Paris shooting: why France is Islamic State's preferred terrorist target

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Photo: Francois Schnell/ Flickr

Discrimination has reportedly worsened since the Charlie Hebdo attack in January 2015.

If the aim of Islamic State is to further polarise French society and destabilise western Europe, we should expect another terrorist incident before second-round voting for the French presidency on May 7. The Paris shooting just before first-round voting seems to have mainly benefited the new radical centre, represented by Emmanuel Macron, and the far right, represented by Marine Le Pen.

France has lived under a state of emergency since 2015 and has suffered a series of Islamist militant attacks that have killed more than 230 people over the past two years.

The reasons for Islamist terrorist attacks in France are numerous. They include:

  • Negative Muslim perceptions of France's treatment of Muslims, including its treatment of World War II Muslim veterans.
  • France's involvement in the US-led military coalition against Islamic State, particularly as a French military contingent is now playing an important part in the Mosul battle against IS.
  • French employment discrimination against Muslims in France.
  • The ease with which extremists and automatic weapons can cross France's borders.
  • The number of young French Muslims inspired by IS extremist ideology.
  • The French security services' difficulty in keeping on top of more than 15,000 people of security interest.

France does not have a good record in the treatment of Muslims from its former colonies. As just one example, more than half of the French liberation army of 1943-44, which fought in Italy and France, comprised soldiers from North and sub-Saharan Africa, with 134,000 Algerians, 73,000 Moroccans, 26,000 Tunisians and 92,000 men from other colonies. When their countries achieved independence from France, their French pensions were frozen. It was not until 2011, about half a century later, that France agreed to pay those still living at the same rate as French veterans.

The French Muslim population is estimated at about 10 per cent of the total population (or 6 to 7 million people), but the French jail population is about 70 per cent Muslim.

A Stanford study in 2010 showed that a Christian French citizen is 21/2 times more likely to get a job interview than an equally qualified Muslim candidate. Discrimination has reportedly worsened since the Charlie Hebdo attack in January 2015.

There is little control in western Europe of population movement, particularly between Belgium and France. Under the 1985 Schengen Agreement, national border controls were removed, to be replaced by controls at the European Union's external borders. Many French citizens question a situation where extremists and weapons are able to move freely between countries within the Schengen area.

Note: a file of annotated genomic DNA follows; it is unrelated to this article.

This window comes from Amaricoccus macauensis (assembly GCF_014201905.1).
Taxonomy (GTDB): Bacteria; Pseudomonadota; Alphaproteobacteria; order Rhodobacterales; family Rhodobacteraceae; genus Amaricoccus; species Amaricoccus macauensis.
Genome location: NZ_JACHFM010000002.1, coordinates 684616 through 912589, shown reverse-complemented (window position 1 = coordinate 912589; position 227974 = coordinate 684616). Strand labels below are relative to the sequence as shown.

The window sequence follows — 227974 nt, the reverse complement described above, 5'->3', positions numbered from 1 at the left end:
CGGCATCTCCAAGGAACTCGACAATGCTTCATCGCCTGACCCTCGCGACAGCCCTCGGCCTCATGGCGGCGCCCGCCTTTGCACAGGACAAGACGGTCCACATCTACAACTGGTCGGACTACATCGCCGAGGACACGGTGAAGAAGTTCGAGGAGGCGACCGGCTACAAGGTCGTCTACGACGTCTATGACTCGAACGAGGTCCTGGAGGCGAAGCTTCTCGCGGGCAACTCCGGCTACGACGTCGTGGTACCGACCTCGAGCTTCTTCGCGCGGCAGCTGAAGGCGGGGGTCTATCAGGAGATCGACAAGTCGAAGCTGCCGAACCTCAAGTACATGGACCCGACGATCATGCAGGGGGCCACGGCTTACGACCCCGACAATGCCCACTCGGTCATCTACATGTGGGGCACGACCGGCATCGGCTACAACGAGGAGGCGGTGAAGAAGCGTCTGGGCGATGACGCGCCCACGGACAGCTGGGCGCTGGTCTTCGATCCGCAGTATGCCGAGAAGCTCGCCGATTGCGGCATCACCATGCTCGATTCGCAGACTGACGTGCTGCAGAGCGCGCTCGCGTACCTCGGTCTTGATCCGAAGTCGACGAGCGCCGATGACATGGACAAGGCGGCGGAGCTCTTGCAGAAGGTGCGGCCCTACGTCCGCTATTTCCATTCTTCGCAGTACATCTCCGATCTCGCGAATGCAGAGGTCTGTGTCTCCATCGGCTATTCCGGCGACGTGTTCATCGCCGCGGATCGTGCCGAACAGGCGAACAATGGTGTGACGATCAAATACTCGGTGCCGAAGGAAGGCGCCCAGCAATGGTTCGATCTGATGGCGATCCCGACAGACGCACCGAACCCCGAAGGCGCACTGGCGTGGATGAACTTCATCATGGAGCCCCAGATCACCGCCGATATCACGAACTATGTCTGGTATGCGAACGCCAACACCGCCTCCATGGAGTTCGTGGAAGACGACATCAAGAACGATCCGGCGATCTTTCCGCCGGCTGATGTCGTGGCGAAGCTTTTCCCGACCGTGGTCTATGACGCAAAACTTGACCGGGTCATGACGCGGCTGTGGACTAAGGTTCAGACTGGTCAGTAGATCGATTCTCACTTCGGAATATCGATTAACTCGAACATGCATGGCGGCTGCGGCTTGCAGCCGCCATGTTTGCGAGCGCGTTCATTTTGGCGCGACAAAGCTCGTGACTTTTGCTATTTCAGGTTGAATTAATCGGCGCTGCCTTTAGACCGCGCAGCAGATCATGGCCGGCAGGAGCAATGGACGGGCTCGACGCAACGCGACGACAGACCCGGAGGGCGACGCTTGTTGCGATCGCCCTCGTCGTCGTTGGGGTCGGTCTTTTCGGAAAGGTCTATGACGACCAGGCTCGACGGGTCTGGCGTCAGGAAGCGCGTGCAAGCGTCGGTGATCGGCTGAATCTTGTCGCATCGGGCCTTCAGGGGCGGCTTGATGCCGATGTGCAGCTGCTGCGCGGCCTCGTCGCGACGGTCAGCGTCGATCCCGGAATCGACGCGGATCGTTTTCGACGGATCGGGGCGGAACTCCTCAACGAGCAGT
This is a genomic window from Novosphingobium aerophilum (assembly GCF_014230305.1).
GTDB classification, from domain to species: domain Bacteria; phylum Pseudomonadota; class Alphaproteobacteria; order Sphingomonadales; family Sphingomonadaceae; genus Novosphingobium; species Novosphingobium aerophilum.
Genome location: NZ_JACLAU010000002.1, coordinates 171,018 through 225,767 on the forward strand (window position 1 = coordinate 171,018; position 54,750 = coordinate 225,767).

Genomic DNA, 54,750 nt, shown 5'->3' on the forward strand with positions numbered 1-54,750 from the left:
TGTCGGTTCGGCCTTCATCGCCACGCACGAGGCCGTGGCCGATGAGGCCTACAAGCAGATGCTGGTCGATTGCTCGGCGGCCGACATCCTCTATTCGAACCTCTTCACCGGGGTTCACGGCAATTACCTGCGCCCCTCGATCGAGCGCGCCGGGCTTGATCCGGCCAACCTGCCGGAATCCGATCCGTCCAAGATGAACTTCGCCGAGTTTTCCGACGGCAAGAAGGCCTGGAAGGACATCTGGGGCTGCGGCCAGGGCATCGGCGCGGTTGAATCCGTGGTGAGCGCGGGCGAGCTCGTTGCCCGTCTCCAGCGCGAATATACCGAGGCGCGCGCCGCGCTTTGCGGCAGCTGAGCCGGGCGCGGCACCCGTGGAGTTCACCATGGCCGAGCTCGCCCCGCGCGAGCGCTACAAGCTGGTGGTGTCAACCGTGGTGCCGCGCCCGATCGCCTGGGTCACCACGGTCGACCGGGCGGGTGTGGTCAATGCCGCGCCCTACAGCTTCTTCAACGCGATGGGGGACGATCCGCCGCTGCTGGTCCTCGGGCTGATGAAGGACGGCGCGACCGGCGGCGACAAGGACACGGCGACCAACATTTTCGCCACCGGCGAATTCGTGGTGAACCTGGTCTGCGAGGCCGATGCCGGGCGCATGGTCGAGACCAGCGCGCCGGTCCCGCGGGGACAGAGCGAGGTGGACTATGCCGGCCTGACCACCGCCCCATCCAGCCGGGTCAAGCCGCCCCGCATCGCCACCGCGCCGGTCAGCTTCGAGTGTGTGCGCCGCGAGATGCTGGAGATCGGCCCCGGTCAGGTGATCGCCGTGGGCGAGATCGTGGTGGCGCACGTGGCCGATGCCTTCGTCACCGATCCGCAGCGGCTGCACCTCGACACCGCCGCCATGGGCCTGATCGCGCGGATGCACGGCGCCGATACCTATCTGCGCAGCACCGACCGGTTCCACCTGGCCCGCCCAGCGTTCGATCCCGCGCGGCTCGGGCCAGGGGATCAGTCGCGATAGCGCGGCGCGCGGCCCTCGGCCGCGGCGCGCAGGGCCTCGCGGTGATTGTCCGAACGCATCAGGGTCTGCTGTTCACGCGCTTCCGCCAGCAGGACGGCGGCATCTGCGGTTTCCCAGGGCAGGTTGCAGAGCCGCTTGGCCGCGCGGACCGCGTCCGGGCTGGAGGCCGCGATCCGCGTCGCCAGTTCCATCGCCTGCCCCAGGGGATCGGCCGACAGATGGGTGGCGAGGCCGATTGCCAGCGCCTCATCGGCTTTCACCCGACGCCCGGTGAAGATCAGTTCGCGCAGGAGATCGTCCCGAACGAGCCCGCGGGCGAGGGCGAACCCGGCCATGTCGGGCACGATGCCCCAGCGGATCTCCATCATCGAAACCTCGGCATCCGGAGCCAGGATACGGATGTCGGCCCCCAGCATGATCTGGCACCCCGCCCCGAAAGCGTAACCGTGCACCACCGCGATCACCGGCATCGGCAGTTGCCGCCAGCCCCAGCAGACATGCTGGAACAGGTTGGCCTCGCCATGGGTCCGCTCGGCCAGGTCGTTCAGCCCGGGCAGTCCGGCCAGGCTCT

Military automatic weapons, such as the AK-47s used in French terrorist attacks, are mainly trafficked across EU borders from the Balkans and former Soviet-bloc states. According to a Christian Science Monitor report, there are 10 to 20 million illegal weapons in France.

One of the far-right's election priorities is to re-establish tight national border controls.

Because of the number of disaffected young Muslim men in France, it is relatively easy for IS to mount attacks in France. Some of those involved in the attacks have returned from fighting in Syria. It is estimated that at least 1000 French residents or nationals have travelled to Syria to take part in the conflict. More than half of them were not known to French intelligence services before their departure.

The main French security intelligence agency is the General Directorate for Internal Security, founded in 2008 and tasked with counterespionage, counter-terrorism and the surveillance of potential threats on French territory. It has an estimated 3300 employees. This compares with ASIO's 1880 employees last financial year, for an Australian population of 24 million, and a Muslim population of about 500,000. This means France is allocating less than 10 per cent of the resources Australia allocates to security intelligence relative to the potential threat.

IS has referred to its attacks in Paris as a ghazwa (religious raid) whose function is to weaken and demoralise an enemy. Other alleged motives included objection to Paris as a capital of "abomination and perversion".

It is doubtful France knows where to begin to get to the roots of its security problems. Measures being taken to enhance security are likely to worsen its religious divisions. Fortunately, Australia's security problems are well managed by comparison. The limited availability of military weapons and explosives in Australia means that, while IS-inspired terrorist attacks remain probable here, they are unlikely to result in the horrendous death tolls seen in France over the past two years.

This article was first published in Fairfax Media on Wednesday, 26 April, 2017.

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Updated:  10 August 2015/Responsible Officer:  College General Manager, ANU College of Law/Page Contact:  Law Marketing Team